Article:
It was a very important question to me because I had just gone through being laid off because of an automobile strike, something I had no control over, and I even pointed out in my resume that I was approaching the age where I had to look for something that provided some future security. I'm over 40 years and jobs aren't easy to come by, even harder to come by now, as I found out, but this was an important question.

He said it's a good question, Pat. As a matter of fact, we've already discussed it. Let me give you an example. For example, let's say you were to develop Milwaukee — as a matter of fact, we were talking about all of Wisconsin. He said just as an example, let's say you developed the City of Milwaukee and we decided to put another man up in it or take over the state, what we would do, he said, we would either buy that part of the territory back from you, and that was the words. Not purchase, he said, we'll either buy that part of the territory back from you or we would make some type of residual agreement with you based on the amount of business you developed and the amount of kegs that were coming in. I thought that sounds fair enough.

Q. Was there anything else? Was that the extent of the discussion about that aspect of it?

A. Yes, as far as I can recall, that was. Yes, that was the extent of it, I said it sounds like a fair arrangement to me. I was concerned about being removed from the territory, and you hear stories about these things happening, I've heard, for example — ." (Emphasis added.)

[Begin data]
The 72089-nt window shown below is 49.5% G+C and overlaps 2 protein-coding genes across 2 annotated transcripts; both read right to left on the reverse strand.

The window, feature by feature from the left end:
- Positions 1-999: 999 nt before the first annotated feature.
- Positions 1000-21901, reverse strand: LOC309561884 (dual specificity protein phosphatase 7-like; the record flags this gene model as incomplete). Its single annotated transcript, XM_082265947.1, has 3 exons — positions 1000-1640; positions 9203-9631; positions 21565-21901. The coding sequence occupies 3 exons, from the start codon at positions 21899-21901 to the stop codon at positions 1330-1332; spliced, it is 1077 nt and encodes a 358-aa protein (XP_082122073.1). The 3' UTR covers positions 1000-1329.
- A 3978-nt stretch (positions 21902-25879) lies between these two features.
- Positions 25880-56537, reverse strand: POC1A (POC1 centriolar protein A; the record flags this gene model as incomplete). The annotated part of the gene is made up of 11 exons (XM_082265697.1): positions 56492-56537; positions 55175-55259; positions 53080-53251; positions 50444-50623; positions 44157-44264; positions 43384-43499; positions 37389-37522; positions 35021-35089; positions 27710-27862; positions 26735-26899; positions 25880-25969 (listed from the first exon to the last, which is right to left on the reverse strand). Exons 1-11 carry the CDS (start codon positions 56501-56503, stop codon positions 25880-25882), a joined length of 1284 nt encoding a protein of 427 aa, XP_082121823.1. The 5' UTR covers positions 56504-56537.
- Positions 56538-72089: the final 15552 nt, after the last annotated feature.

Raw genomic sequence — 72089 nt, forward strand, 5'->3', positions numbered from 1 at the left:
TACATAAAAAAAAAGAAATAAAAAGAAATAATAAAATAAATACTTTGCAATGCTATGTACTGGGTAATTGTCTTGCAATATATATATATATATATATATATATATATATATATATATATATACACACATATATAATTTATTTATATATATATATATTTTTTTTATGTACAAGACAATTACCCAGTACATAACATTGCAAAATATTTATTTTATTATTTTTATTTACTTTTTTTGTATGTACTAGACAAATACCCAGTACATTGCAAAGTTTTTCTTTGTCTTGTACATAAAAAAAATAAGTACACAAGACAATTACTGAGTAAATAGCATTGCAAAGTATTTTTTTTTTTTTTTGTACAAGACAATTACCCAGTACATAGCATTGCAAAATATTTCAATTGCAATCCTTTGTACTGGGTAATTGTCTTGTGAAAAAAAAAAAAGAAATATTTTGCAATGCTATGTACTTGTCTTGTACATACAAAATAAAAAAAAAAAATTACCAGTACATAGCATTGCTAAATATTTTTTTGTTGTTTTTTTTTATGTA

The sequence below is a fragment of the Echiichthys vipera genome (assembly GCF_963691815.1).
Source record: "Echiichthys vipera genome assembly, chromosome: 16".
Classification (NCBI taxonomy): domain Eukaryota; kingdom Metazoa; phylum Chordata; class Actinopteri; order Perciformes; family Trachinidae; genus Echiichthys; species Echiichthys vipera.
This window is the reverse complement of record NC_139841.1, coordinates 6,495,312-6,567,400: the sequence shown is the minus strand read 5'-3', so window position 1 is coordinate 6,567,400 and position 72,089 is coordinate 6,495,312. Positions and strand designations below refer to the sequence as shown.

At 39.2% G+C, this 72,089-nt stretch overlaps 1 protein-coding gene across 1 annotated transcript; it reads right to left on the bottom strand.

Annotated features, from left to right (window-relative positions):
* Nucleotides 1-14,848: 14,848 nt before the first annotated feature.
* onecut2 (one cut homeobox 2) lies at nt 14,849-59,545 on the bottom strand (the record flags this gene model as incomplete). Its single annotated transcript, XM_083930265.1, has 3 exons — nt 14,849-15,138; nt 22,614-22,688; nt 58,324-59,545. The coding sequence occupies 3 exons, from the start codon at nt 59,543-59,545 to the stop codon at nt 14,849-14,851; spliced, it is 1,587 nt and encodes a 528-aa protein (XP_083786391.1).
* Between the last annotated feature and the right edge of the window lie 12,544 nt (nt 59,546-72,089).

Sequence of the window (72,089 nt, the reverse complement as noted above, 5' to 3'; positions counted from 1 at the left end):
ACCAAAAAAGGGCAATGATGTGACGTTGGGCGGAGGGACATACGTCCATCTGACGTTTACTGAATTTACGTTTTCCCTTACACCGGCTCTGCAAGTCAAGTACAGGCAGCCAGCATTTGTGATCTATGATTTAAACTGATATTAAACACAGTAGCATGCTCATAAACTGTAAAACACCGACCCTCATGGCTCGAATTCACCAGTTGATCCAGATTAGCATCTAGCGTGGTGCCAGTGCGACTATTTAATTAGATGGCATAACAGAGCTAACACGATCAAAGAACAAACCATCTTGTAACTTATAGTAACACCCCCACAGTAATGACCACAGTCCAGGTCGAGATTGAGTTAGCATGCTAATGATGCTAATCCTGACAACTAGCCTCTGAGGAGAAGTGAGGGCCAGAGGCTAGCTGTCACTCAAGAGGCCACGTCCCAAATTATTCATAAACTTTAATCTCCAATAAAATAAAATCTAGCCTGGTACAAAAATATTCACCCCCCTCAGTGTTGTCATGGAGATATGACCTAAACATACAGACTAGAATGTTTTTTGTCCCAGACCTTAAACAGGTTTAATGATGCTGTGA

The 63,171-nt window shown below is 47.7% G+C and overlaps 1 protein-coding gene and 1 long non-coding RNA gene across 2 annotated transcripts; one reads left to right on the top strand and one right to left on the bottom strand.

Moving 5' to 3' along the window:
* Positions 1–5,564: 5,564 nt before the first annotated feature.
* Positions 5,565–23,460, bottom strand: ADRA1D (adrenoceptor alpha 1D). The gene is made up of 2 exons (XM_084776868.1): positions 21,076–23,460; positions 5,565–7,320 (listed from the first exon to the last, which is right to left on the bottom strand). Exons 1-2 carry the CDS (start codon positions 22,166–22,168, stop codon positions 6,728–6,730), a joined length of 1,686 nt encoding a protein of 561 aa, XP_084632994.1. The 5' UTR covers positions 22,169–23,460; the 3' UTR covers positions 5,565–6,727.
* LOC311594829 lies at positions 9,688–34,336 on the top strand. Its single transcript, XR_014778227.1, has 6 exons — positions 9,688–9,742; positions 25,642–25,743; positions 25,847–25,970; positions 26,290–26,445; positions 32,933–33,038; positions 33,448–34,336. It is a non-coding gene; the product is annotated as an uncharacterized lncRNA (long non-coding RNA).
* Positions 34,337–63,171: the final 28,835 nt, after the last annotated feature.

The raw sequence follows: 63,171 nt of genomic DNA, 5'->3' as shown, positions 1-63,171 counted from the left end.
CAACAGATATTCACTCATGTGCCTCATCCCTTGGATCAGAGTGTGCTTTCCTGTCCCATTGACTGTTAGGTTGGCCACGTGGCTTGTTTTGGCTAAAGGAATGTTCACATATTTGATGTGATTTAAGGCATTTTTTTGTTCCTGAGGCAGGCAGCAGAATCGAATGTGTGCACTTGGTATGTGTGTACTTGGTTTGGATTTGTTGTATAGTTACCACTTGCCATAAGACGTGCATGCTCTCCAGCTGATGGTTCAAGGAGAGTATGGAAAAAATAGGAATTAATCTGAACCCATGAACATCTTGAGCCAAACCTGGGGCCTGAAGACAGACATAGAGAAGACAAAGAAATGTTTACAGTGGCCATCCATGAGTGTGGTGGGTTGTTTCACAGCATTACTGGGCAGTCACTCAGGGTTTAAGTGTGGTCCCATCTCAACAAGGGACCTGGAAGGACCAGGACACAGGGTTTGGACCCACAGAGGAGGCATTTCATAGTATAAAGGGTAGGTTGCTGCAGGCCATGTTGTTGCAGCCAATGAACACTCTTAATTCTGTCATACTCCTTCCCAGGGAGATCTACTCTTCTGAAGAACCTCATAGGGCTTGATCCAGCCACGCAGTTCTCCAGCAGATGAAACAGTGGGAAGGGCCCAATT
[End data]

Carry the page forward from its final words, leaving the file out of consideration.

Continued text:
Plaintiff objected to the motion for partial summary judgment and filed a counteraffidavit in which he alleged that subsequent to the pre-employment conversation with Mr. Rodkin, plaintiff had on several occasions discussed with Mr. Rodkin and others further terms and details of the alleged indemnity agreement.

On August 30, 1977, the court granted defendant's motion for summary judgment. The court further ordered on October 6, 1977, that there was no just reason for delaying enforcement or appeal of the August 30 order. On November 23, 1977, plaintiff filed a motion to vacate the partial summary judgment. The motion was accompanied by an affidavit of Mr. Rodkin stating that in the event a salesman employed by defendant was transferred from one territory satisfactorily developed by him to another territory, defendant would buy the territory back based upon the amount of business developed. The motion to vacate was denied on December 13, 1977; however, the court granted plaintiff leave to amend his complaint by adding a claim based on quantum meruit. Plaintiff so amended his complaint and is proceeding in the circuit court on both the quantum meruit claim and his claims for other alleged losses of employment benefits. *fn1

Plaintiff contends that the court erred in granting partial summary judgment on plaintiff's claim for indemnity because the court allowed plaintiff to pursue the "same relief" under the theory of quantum meruit. Plaintiff contends that the legislature's use of the word "relief" in section 57 of the Civil Practice Act (Ill. Rev. Stat. 1975, ch. 110, par. 57) would preclude a ...